Right tool for the job
"Use the right tool for the job" is an oft-repeated aphorism in the tech world. In my experience, I have found this aphorism to be said a lot but actually implemented rarely and to also omit the reality of how technology choices are made. So this post will be calling bullshit on this phrase. I hear "Use the right tool for the job", but what is see is more like:
- We are unable to learn new tools, so everything is built in the tools we already know
- My point here is not "and this is bad and we are bad because of this", it's just the actual reality on the ground, and it's fine.
- Learning new programming languages is hard and takes time, money, effort, and determination. Even then many developers never achieve a level of capability and confidence that matches their primary language.
- New databases almost by definition are harder to develop against and operate than one you are already competent with, so you end up with slow development speed, slow queries, or operational issues and the project is deemed a failure and you abandon it and move back to the old database
- Any new tool is inherently "right" because ignorance biases positive
- We have a thorough understanding of the shortcomings of our current tools due to our operational experience with them. The marketing materials for the new tool clearly indicate all of these problems are solved in the new tool. We have no operational experience with the new tool so we don't know that it comes with its own different set of shortcomings, so we are constantly switching to new tools assuming they are better. Sometimes they are, often they are worse, often they are essentially on par with the old tools.
- We have an 8x8 tool shed
- There's only so much staff and time we have, and we do a lot of "jobs". If we actually used the right tool for each job, we'd have an unmanageable number of tools and expertise in none of them.
- So what happens is you use a core set of tools that does most of what you need well and if something can be done with this core set of tools adequately but not "the right way", you just do it adequately because just like physical tools, software tools take space to store, maintain, repair, etc.
In my world, the specific tool being considered when this phrase is repeated is usually a programming language, framework, library, database, or SaaS product. My TL;DR for each of these would probably be:
- Programming language: There are teams that can add or switch programming languages and there are projects that can only accomplish this with new staff. Safe to assume your team is not the kind that can switch programming languages unless you have solid evidence indicating you can.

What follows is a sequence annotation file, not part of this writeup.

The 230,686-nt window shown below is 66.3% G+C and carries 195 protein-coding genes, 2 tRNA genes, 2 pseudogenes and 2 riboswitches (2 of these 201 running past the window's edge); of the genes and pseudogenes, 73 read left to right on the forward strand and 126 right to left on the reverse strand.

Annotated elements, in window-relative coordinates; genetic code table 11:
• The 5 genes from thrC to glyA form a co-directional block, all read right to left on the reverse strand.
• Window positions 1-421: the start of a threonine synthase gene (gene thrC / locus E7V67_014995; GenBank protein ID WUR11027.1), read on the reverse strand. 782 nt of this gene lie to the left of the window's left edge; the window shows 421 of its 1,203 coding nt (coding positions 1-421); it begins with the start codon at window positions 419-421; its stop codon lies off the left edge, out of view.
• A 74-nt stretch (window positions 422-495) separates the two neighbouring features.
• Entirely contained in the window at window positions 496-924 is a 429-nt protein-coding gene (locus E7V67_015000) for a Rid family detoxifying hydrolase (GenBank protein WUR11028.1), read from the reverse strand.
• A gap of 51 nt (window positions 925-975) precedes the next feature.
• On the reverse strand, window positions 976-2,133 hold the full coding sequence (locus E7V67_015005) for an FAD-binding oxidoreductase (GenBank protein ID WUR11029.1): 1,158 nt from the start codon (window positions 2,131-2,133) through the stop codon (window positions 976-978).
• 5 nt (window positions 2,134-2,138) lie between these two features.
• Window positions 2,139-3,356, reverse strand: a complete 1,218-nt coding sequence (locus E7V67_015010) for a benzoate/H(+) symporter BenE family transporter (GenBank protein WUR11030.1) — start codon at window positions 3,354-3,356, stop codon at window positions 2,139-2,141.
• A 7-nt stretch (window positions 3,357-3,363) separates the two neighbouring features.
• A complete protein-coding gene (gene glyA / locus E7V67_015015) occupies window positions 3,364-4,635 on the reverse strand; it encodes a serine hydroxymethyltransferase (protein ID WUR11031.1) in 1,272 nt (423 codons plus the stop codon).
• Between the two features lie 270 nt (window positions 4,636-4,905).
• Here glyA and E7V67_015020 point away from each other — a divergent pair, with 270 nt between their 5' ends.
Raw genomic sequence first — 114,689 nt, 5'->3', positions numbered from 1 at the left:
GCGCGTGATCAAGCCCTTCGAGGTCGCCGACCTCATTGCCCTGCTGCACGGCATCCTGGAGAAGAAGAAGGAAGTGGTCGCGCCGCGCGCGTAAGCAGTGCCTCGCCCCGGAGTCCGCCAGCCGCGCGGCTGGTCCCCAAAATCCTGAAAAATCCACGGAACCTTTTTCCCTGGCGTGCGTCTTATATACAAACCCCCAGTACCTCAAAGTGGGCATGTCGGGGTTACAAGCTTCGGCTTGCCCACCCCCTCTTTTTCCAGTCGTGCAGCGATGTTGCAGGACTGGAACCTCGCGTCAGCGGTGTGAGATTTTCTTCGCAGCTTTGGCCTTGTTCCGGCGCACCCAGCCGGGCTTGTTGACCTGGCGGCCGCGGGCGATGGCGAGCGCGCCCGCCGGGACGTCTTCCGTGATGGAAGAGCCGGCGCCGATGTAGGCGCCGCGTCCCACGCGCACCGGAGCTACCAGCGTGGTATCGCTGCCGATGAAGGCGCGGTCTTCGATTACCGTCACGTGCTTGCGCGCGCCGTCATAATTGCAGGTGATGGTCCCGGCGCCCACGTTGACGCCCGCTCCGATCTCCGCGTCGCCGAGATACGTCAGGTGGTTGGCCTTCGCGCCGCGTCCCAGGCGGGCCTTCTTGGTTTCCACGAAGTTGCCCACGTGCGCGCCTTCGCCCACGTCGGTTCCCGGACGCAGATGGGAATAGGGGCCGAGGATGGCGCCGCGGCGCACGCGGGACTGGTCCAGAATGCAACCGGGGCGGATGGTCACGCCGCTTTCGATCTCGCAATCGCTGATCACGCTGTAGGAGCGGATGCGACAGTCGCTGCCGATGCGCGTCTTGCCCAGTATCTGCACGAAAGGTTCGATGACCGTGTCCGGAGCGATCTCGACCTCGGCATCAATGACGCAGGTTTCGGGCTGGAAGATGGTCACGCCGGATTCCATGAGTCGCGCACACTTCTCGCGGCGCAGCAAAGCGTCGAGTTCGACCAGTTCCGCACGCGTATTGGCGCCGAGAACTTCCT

- library/framework: In my experience these projects often do "succeed". I usually feel the end state is not significantly better than the start state and a lot of libraries/frameworks are at the end of the day basically the same tool. However, if your developers enjoy the switch and have more fun in the new framework, it might be worth the business cost, but I'd urge you to be clear with yourself that you are allowing the team X months to port to a framework basically as a job perk for retention purposes.
- databases: The switching cost tends to be very high. This can work out if the problems with the current database are crystal clear and the new database's ability to relieve them well-known. But most of the time when I see a project running 8 or 9 different databases, they'd probably be better off overall sticking to 2 or 3 and having real expertise in them.
- SaaS Products: I think developers don't advocate "right tool" to promote switching between competing SaaS products that often because there's credit cards involved in comparing/contrasting. Thus I don't see as much spurious swapping of these. I think if you stick to products with well-defined functions you'll be OK and won't end up using them for the wrong job. If you use more "platform" type things (think Salesforce, CMSes, CRM) there's more potential to get into wrong tool for the job territory.
Overall I think this in an interesting topic for me. Please share you experiences and thoughts using the comments below (this blog does have disqus comments but they are rarely used) or on twitter, etc.